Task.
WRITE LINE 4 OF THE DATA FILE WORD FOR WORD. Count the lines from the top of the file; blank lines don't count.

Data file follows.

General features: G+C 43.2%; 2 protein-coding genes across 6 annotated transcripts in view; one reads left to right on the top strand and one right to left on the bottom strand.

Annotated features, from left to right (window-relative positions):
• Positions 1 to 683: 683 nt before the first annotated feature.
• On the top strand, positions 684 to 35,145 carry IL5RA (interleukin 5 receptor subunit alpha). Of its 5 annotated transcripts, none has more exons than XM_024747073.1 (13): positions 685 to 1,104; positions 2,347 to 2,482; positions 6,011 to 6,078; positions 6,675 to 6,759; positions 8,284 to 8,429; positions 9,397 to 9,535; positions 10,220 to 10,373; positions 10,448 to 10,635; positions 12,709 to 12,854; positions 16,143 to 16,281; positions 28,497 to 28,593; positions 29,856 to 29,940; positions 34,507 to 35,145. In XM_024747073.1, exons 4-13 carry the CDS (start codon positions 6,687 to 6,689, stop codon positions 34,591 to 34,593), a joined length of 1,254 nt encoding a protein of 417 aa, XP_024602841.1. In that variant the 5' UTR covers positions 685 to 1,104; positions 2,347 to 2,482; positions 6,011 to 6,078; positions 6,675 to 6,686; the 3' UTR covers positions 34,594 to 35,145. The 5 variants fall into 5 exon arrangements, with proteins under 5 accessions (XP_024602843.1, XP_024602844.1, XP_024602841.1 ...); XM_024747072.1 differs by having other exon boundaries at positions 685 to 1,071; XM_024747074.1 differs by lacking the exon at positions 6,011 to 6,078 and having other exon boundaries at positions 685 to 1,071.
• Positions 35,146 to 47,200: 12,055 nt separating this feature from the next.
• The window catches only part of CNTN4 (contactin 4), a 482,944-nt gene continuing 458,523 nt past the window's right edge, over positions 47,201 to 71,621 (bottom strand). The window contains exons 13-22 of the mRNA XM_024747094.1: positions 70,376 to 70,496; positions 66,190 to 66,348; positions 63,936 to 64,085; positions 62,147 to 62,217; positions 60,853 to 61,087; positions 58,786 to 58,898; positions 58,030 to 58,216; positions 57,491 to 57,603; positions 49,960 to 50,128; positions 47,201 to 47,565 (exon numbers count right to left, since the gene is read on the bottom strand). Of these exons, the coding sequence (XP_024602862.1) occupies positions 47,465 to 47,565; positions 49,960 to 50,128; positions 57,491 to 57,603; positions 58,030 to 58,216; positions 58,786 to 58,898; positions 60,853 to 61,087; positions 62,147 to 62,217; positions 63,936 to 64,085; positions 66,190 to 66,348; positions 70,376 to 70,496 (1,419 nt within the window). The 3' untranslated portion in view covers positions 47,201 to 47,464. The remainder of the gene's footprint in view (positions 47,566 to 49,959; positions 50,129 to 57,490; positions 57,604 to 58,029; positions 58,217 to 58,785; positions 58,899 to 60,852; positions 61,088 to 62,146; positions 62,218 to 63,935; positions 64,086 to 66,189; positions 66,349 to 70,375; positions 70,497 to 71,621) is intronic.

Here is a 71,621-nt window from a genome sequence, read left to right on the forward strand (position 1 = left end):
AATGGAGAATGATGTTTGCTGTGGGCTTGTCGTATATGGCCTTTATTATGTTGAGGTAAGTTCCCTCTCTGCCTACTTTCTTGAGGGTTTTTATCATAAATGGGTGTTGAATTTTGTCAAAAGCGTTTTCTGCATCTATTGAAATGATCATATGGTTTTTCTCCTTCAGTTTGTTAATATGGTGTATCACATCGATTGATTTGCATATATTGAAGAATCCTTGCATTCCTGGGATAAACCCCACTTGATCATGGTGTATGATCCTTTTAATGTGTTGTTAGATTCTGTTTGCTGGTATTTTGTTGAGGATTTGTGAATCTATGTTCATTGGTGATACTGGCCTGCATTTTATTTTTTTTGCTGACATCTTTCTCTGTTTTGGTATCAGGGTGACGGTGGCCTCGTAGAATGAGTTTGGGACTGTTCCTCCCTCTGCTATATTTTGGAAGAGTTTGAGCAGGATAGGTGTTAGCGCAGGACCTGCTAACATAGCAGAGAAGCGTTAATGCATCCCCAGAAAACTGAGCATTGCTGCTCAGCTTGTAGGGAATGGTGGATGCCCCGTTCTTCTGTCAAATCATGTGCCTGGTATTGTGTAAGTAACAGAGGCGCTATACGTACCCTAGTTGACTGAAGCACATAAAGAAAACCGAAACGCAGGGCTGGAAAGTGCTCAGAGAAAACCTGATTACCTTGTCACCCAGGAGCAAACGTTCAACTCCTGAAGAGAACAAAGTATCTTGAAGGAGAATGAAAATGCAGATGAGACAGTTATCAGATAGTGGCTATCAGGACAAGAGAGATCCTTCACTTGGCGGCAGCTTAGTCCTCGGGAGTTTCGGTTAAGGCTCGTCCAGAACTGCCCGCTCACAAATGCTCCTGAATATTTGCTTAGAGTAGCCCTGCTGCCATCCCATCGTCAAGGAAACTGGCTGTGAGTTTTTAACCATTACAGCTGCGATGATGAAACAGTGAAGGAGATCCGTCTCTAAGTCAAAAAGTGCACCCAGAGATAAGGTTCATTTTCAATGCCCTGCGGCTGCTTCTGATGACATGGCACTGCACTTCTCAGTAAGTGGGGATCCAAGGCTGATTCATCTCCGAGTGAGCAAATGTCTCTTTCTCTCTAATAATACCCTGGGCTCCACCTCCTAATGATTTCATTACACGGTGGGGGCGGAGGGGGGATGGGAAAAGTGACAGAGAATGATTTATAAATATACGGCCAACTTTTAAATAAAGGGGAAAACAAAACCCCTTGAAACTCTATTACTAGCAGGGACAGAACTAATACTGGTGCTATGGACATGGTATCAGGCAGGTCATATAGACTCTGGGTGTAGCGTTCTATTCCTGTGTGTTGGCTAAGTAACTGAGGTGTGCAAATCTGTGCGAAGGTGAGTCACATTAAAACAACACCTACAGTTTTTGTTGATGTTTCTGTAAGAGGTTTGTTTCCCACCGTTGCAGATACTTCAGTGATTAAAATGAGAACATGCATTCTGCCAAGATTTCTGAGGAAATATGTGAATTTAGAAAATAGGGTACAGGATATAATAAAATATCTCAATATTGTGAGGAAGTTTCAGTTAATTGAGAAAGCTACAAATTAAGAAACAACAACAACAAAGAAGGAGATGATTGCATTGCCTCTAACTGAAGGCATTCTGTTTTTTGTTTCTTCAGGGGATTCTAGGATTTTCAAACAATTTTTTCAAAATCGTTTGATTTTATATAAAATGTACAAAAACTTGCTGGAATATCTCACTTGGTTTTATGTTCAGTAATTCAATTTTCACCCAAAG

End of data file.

• On the top strand, positions 684 to 35,145 carry IL5RA (interleukin 5 receptor subunit alpha). Of its 5 annotated transcripts, none has more exons than XM_024747073.1 (13): positions 685 to 1,104; positions 2,347 to 2,482; positions 6,011 to 6,078; positions 6,675 to 6,759; positions 8,284 to 8,429; positions 9,397 to 9,535; positions 10,220 to 10,373; positions 10,448 to 10,635; positions 12,709 to 12,854; positions 16,143 to 16,281; positions 28,497 to 28,593; positions 29,856 to 29,940; positions 34,507 to 35,145. In XM_024747073.1, exons 4-13 carry the CDS (start codon positions 6,687 to 6,689, stop codon positions 34,591 to 34,593), a joined length of 1,254 nt encoding a protein of 417 aa, XP_024602841.1. In that variant the 5' UTR covers positions 685 to 1,104; positions 2,347 to 2,482; positions 6,011 to 6,078; positions 6,675 to 6,686; the 3' UTR covers positions 34,594 to 35,145. The 5 variants fall into 5 exon arrangements, with proteins under 5 accessions (XP_024602843.1, XP_024602844.1, XP_024602841.1 ...); XM_024747072.1 differs by having other exon boundaries at positions 685 to 1,071; XM_024747074.1 differs by lacking the exon at positions 6,011 to 6,078 and having other exon boundaries at positions 685 to 1,071.